London mayor Sadiq Kahn is introducing a so-called ‘T-Charge’ in a bid to cut down on air pollution by discouraging drivers of older, high-polluting vehicles from entering the city. The T-Charge (or ‘toxicity charge’) is being introduced on 23 October 2017 and will apply to all pre-Euro 4 petrol and diesel cars, broadly meaning most vehicles registered before the end of 2004.
How much does the T-Charge cost?
The T-Charge will cost £10 on top of the regular £11.50 congestion charge, meaning motorists with older cars entering the centre of London at peak times will have to pay a total of £21.50. Like the congestion charge, the T-Charge will run five days a week, Monday to Friday, between the hours of 7am and 6pm.
“Londoners overwhelmingly support my plans to introduce this £10 charge because they feel when it comes to battling pollution the time for action is now,” said Sadiq Kahn when the charge was announced earlier this year.
Will I have to pay the T-Charge?
All petrol and diesel cars and vans entering central London during the chargeable hours will have to meet Euro 4 emission standards to avoid having to pay the charge. This was introduced for new models from 1 January 2005, while all new cars registered since 1 January 2006 will have to meet the requirements.
If your car was registered before 2005, it may not meet Euro 4 exhaust emission standards so might be eligible for the T-Charge. Transport for London has launched a handy T-Charge checker to find out if the charge applies to your car.
While motorcycles are exempt from the T-Charge, quadricycles or motorists tricycles have to meet Euro 3 emission standards to avoid paying. Buses, coaches and HGVs, meanwhile, will have to comply with stricter Euro 6 emissions standards.
Where does the T-Charge apply?
The T-Charge will be applied to the same area as the current congestion charge. This covers the area of central London within the city’s inner ring road, including the City and the West End.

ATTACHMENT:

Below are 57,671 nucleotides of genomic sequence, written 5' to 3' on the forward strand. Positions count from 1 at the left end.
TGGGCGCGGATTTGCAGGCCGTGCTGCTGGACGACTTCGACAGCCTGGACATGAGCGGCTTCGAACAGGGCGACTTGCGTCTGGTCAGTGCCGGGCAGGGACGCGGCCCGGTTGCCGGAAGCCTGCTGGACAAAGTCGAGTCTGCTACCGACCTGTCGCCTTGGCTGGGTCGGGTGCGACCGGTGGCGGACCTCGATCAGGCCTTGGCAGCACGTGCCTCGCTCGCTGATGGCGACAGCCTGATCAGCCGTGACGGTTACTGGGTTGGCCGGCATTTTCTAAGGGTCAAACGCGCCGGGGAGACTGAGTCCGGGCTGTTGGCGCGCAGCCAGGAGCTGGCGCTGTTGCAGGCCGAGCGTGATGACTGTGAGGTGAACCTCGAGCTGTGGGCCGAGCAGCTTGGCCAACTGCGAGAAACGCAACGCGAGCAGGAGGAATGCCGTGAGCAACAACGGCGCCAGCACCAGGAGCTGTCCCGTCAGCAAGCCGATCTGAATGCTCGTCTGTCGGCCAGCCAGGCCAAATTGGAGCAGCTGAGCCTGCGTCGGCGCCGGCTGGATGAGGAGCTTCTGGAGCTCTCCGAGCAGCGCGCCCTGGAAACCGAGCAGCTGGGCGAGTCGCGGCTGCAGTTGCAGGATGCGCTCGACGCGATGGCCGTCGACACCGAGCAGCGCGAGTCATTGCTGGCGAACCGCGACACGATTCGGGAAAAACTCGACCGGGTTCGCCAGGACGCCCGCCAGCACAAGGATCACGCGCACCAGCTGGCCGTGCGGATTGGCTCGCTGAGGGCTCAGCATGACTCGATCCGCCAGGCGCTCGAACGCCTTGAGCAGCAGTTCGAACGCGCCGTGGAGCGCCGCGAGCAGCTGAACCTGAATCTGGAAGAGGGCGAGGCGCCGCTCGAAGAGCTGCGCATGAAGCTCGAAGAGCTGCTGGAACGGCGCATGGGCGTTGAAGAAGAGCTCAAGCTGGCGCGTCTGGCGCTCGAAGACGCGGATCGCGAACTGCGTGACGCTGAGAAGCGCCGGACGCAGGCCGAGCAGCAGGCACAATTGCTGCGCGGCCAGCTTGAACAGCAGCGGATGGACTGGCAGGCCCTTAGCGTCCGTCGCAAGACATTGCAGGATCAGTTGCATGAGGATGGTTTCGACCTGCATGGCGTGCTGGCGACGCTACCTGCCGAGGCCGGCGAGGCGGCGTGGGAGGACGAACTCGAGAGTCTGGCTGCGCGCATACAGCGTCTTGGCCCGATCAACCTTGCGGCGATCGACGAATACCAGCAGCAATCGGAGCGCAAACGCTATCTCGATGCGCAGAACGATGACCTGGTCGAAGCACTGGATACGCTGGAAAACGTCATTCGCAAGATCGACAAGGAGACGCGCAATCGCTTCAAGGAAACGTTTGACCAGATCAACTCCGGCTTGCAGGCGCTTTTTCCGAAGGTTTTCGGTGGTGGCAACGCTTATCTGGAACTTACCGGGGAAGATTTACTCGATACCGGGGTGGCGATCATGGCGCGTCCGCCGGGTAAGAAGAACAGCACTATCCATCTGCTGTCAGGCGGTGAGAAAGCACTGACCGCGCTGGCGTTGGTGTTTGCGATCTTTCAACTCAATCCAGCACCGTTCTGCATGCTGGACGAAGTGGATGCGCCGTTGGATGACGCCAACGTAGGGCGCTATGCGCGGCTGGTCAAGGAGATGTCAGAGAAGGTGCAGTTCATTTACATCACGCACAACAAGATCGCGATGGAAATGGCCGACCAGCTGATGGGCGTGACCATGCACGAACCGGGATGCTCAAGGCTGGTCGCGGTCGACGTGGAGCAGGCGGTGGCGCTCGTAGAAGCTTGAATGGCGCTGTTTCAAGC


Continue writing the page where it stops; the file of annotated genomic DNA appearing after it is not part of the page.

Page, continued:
How do I pay?
If your vehicle doesn’t meet the required emissions requirements for entering the T-Charge zone without paying a fee, you’ll be able to pay in the same way you’d pay for the congestion charge. You can do this online, over the phone (0343 222 2222) or using Auto Pay if you regularly travel into central London.
If you fail to pay the Charge, Transport for London’s network of automatic number plate recognition (ANPR) cameras will automatically find out your car’s emission level and send you a fine of £135 (reduced to £65 if paid within 14 days).
Can I get a discount?
If you live within the zone and are already registered for the congestion charge’s residents’ discount, you’ll automatically receive a 90 percent discount on the T-Charge. This means you’ll pay £2.05 per day (£1 T-Charge plus £1.05 congestion charge) to drive within the zone during charging hours.
Blue Badge holders are also eligible for a 100 percent discount on the T-Charge.
What’s the future for high-emission vehicles in London?
The T-Charge paves the way for an ultra-low emission zone, which Sadiq Kahn wants to introduce by 2019. This will involve a fixed fee of £12.50 for all cars, vans and motorbikes which don’t meet Euro 6 emission standards, while older HGVs, coaches and buses will pay £100 to enter the city. This will be in addition to the congestion charge and will operate 24 hours a day, seven days a week.
“The T-Charge is a vital step in tackling the dirtiest diesels before I introduce the world’s first Ultra Low Emission Zone as early as 2019,” said Mr Kahn.
“I will continue to do everything in my power to help protect the health of Londoners and clean our filthy air. But now is the time for Government to show real leadership and join me by introducing a diesel scrappage fund and bring in the new Clean Air Act we desperately need.”
More on MR: